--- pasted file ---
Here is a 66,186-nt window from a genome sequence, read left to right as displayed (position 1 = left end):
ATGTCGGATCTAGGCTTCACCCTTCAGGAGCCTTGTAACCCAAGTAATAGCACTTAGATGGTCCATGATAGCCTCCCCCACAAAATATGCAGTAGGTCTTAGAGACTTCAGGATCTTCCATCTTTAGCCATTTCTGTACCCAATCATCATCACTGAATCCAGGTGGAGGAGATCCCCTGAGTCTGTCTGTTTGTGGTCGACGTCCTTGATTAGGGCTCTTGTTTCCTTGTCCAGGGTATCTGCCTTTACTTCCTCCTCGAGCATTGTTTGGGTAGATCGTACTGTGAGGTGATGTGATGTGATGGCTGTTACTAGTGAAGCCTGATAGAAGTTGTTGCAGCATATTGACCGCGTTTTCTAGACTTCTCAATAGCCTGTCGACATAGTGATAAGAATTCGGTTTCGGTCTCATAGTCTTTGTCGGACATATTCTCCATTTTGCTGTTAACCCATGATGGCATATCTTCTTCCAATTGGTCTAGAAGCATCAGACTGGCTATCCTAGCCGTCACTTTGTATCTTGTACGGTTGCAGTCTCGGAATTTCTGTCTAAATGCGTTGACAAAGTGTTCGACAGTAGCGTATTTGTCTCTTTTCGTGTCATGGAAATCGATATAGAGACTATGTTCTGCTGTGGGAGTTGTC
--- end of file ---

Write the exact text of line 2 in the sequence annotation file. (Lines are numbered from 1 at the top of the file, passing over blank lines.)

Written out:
ATGTCGGATCTAGGCTTCACCCTTCAGGAGCCTTGTAACCCAAGTAATAGCACTTAGATGGTCCATGATAGCCTCCCCCACAAAATATGCAGTAGGTCTTAGAGACTTCAGGATCTTCCATCTTTAGCCATTTCTGTACCCAATCATCATCACTGAATCCAGGTGGAGGAGATCCCCTGAGTCTGTCTGTTTGTGGTCGACGTCCTTGATTAGGGCTCTTGTTTCCTTGTCCAGGGTATCTGCCTTTACTTCCTCCTCGAGCATTGTTTGGGTAGATCGTACTGTGAGGTGATGTGATGTGATGGCTGTTACTAGTGAAGCCTGATAGAAGTTGTTGCAGCATATTGACCGCGTTTTCTAGACTTCTCAATAGCCTGTCGACATAGTGATAAGAATTCGGTTTCGGTCTCATAGTCTTTGTCGGACATATTCTCCATTTTGCTGTTAACCCATGATGGCATATCTTCTTCCAATTGGTCTAGAAGCATCAGACTGGCTATCCTAGCCGTCACTTTGTATCTTGTACGGTTGCAGTCTCGGAATTTCTGTCTAAATGCGTTGACAAAGTGTTCGACAGTAGCGTATTTGTCTCTTTTCGTGTCATGGAAATCGATATAGAGACTATGTTCTGCTGTGGGAGTTGTC